Developing 21st Century Medicine St. George’s University 19th Geoffrey Bourne Memorial Lecture

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Medicine doesn’t stand still. Medical knowledge doubles every five years; the practices and procedures are constantly changing to meet current standards and expectations. The world is changing rapidly, and medical outlooks and practices must change continually.

Sir Duff, Chairman of the Medicines and Healthcare Products Regulatory Agency (MHRA) in the United Kingdom, spoke on the topic – Developing 21st Century Medicine. In his three-part presentation he highlighted the development of modern medicines as an ever changing model.

Following the 18th century evolution of medicine from observation, which yielded disease clarification, contagion theory, the value of exercise, and the relationship between nutrition and health; to comparative clinical trials and experimental biology in the modern era, there has been an increase in the demand and cost of health care. He stated, “Today we have an increasing demand for healthcare which we have been able to meet with supply, but at a cost that is now unsustainable for most countries.” He further explained, “There have been immense successes, but we’ve been victims of our own successes because we have created an economic health care catastrophe of ever-increasing demand met with an ever-increasing supply.”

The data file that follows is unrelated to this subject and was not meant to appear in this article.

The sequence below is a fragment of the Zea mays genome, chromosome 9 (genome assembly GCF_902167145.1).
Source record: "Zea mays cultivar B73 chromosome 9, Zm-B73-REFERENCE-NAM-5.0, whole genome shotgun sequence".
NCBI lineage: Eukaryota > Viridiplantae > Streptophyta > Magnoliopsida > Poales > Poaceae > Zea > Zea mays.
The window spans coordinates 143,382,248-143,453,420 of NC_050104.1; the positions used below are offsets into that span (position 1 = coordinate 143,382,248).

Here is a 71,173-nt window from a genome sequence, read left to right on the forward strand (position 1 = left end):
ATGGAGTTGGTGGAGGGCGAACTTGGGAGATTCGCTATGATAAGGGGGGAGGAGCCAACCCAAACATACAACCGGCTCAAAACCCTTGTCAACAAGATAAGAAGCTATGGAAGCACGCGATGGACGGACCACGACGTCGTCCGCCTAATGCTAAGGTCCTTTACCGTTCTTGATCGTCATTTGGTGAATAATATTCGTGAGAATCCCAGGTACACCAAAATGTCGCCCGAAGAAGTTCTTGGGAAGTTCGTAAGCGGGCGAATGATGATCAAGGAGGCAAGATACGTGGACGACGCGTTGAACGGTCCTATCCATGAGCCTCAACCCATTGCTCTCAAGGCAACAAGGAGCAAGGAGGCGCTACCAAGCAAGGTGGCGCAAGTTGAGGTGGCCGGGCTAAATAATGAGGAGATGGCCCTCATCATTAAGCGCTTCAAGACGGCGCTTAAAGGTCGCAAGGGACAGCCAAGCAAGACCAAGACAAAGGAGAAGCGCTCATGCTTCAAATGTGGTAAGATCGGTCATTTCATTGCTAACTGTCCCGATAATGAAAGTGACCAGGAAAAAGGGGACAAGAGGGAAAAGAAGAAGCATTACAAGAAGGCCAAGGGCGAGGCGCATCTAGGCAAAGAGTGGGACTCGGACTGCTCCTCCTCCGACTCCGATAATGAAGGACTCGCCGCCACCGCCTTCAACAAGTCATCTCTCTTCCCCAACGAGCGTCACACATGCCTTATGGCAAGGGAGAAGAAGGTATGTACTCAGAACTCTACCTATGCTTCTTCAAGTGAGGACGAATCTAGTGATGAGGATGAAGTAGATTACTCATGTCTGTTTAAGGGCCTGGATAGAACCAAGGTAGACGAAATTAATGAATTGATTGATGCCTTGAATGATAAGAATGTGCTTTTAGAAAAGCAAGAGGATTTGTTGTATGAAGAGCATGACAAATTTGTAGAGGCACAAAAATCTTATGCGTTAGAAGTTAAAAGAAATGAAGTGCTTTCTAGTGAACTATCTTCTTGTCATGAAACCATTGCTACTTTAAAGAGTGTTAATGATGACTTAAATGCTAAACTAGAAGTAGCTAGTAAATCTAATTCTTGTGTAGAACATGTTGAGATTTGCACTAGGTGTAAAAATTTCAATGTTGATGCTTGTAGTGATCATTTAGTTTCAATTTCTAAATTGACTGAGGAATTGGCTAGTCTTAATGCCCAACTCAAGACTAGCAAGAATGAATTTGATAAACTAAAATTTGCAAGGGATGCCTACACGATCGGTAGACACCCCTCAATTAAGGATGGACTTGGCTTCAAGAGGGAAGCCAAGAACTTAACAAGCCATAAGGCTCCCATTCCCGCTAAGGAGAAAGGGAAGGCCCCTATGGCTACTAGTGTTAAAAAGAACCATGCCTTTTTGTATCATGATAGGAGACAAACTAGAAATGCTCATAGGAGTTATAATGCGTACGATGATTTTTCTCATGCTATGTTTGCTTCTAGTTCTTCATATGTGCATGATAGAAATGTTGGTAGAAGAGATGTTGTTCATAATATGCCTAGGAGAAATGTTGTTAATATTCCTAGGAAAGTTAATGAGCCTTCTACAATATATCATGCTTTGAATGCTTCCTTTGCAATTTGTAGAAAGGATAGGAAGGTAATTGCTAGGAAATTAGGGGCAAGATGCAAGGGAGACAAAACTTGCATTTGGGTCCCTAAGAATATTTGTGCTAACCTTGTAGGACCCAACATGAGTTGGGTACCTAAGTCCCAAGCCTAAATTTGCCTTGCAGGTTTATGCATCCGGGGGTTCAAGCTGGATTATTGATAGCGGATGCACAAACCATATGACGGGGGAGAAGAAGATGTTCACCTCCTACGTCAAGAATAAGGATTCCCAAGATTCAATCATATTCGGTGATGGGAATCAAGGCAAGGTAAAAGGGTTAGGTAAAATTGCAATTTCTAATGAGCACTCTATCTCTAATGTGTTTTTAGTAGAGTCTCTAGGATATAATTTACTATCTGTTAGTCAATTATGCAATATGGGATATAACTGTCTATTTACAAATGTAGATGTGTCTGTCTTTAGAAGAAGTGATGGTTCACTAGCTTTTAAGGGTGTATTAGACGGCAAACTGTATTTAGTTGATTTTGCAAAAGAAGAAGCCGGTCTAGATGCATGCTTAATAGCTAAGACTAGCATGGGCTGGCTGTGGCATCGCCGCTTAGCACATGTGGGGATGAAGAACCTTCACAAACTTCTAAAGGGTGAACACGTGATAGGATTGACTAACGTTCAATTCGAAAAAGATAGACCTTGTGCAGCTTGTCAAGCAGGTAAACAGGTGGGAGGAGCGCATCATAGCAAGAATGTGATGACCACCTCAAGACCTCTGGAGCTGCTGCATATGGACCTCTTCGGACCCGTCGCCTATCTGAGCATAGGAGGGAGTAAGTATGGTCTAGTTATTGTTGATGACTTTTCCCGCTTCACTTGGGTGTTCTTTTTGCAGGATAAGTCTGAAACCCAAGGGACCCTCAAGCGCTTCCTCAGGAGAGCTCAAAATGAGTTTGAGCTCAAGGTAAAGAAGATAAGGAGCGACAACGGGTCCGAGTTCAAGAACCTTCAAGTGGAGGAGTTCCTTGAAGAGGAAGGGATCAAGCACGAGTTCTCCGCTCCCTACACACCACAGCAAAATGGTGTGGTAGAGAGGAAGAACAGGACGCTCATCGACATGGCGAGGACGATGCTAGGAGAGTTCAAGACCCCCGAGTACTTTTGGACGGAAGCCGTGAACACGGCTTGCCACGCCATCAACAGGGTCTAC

Sir Duff articulated that the solution to this problem is to identify the new era of efficacies through the development of new medicines with a high benefit to risk ratio. He stated, “We need to show that the benefits of the medicine to the patients outweigh the risks,” And this can be done, “by stratifying populations and moving towards personalized medicine.” He noted that while we may be several decades away from personalizing medicine, we’re already stratifying populations for its development. He further ventured into the classical model of developing medicine and the need for a more adaptive clinical trial, including the use of some of the most powerful and promising bio-technology.

Honoring the visionary legacy of the late Geoffrey H. Bourne, Sir Gordon Duff stated, “The first-in- human trial is the gateway between biological research and clinical medicine and we must think about it carefully.” This provided the foundation for the third part of his presentation which focused on good prescribing practices.

Sir Gordon Duff is currently the chairman of the Medicines and Healthcare products Regulatory Agency (MHRA), an agency within the Department of Health in the United Kingdom, responsible for ensuring that medicines and medical devices are effective and acceptably safe.

He has been Lord Florey Professor of Molecular Medicine at the University of Sheffield since 1991. From 2000-2009 he was Chairman of the National Biological Standards Board and co-chair of the Scientific Advisory group for Emergencies since 2009. He was knighted in 2007 for services to public health.